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When Paul Cudmore’s van was inaccessible late on a winter night, calling a taxi just wasn’t an option.
He had been playing cards with his buddies at the downtown Charlottetown Legion in mid-January.
“We play every Tuesday.”
Sometime after 11 p.m., he decided to call it a night. He exited the legion to discover the side-door of his van was jammed, meaning he couldn't lower the wheelchair accessible ramp.
“It would only open about six inches.”
The retired director of Spinal Cord Injury P.E.I. has been using a power wheelchair for the past several years. A hockey accident back in 1982 had left him with a broken neck.
He got his buddies to come out and lend him a hand. The door wouldn’t budge.
"Well, let’s call a taxi,” one buddy said.
“There are no taxis to call,” Cudmore replied.
Currently, none of Charlottetown’s five taxi companies have a wheelchair accessible vehicle in circulation. The group considered calling Pat and the Elephant, but the transportation service was closed for the night.
“You gotta be kidding me,” his buddy said.
Only Cudmore could drive his van due to its lack of a front seat. In the end, they called a standard taxi and lifted him into it so he could return home, where he had a spare wheelchair.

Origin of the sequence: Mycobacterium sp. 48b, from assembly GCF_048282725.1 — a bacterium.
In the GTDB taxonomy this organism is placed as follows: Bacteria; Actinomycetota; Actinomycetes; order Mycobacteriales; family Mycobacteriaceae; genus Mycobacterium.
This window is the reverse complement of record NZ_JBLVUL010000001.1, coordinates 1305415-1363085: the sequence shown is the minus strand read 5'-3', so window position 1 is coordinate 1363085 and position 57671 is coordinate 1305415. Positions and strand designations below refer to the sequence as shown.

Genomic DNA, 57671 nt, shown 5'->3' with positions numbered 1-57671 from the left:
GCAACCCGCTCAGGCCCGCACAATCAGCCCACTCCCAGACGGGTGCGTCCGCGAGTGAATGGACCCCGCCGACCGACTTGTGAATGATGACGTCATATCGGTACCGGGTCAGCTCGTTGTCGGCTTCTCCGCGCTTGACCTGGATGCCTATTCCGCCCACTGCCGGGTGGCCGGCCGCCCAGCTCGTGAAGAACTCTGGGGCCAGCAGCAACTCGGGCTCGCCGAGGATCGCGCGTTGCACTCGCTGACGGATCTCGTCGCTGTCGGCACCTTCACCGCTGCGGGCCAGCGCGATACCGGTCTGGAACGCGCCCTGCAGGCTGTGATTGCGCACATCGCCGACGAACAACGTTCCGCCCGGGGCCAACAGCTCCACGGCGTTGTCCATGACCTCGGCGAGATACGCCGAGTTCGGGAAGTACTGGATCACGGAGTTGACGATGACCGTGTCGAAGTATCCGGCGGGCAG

Then, it took five of his buddies to lift the 500-pound chair through another of his van doors to leave overnight. Cudmore isn’t sure what he would have done had they not been there.
“To me, I got lucky.”
He later had the van towed and had to wait 17 days for the part needed to fix it.
“Everyone should have the same service."
- Paul Cudmore
Cudmore would like to see the city of Charlottetown mandate accessible taxis just like the other major Canadian cities he used to travel to for his work with spinal cord injury.
"It’s not just for me,” he said.
“There is a huge gap in services for people with disabilities.”
He’s been down this road before. In 2014, Cudmore had successfully advocated for an accessible taxi and Yellow Cab delivered. However, that taxi has since left town.
The City of Summerside has at least three accessible taxis that run 24/7. They’re operated by an independent owner who’s partnered with United Taxi.
“But Charlottetown can’t support one?” Cudmore said. “That’s just crazy.”
Osama Abdoh, owner of P.E.I. Online Taxi, said he plans to introduce some into his fleet this fall.
“It’s 100 per cent one of the things I’m very passionate about,” he said.
Accessible taxis aren’t confined to servicing people with disabilities. They can pick up anyone, meaning a company’s customer base shouldn’t be too affected, Cudmore said.
So, he hopes the city will establish a new policy to make them necessary. This may include providing funding to taxi companies to make the service possible, he said.
“Everyone should have the same service.”
He has a meeting set up with Mayor Philip Brown to discuss the issue. Representatives from Charlottetown’s taxi community and from Pat and the Elephant will also be attending, he said.